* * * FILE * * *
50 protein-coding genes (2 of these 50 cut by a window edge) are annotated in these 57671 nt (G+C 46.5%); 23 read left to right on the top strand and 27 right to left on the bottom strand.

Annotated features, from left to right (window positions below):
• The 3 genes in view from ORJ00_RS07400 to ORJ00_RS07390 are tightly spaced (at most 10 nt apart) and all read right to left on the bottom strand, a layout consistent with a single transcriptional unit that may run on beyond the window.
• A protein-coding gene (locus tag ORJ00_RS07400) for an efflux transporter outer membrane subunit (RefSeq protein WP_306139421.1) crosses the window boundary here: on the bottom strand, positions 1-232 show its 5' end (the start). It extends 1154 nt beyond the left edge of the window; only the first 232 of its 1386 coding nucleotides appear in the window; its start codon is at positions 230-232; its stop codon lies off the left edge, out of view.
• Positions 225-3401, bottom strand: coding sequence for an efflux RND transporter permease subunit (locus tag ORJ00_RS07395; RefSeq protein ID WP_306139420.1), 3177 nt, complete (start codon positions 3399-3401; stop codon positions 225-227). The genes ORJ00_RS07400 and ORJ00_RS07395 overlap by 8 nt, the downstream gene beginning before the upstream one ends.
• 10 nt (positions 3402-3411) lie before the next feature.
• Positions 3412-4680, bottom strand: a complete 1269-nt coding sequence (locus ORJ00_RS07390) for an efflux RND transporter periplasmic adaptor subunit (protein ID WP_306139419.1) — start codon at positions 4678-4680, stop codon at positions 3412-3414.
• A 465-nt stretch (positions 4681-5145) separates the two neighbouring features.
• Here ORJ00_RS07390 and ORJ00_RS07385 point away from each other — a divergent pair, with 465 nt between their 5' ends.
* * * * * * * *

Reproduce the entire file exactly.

50 protein-coding genes (2 of these 50 cut by a window edge) are annotated in these 57671 nt (G+C 46.5%); 23 read left to right on the top strand and 27 right to left on the bottom strand.

Annotated features, from left to right (window positions below):
• The 3 genes in view from ORJ00_RS07400 to ORJ00_RS07390 are tightly spaced (at most 10 nt apart) and all read right to left on the bottom strand, a layout consistent with a single transcriptional unit that may run on beyond the window.
• A protein-coding gene (locus tag ORJ00_RS07400) for an efflux transporter outer membrane subunit (RefSeq protein WP_306139421.1) crosses the window boundary here: on the bottom strand, positions 1-232 show its 5' end (the start). It extends 1154 nt beyond the left edge of the window; only the first 232 of its 1386 coding nucleotides appear in the window; its start codon is at positions 230-232; its stop codon lies off the left edge, out of view.
• Positions 225-3401, bottom strand: coding sequence for an efflux RND transporter permease subunit (locus tag ORJ00_RS07395; RefSeq protein ID WP_306139420.1), 3177 nt, complete (start codon positions 3399-3401; stop codon positions 225-227). The genes ORJ00_RS07400 and ORJ00_RS07395 overlap by 8 nt, the downstream gene beginning before the upstream one ends.
• 10 nt (positions 3402-3411) lie before the next feature.
• Positions 3412-4680, bottom strand: a complete 1269-nt coding sequence (locus ORJ00_RS07390) for an efflux RND transporter periplasmic adaptor subunit (protein ID WP_306139419.1) — start codon at positions 4678-4680, stop codon at positions 3412-3414.
• A 465-nt stretch (positions 4681-5145) separates the two neighbouring features.
• Here ORJ00_RS07390 and ORJ00_RS07385 point away from each other — a divergent pair, with 465 nt between their 5' ends.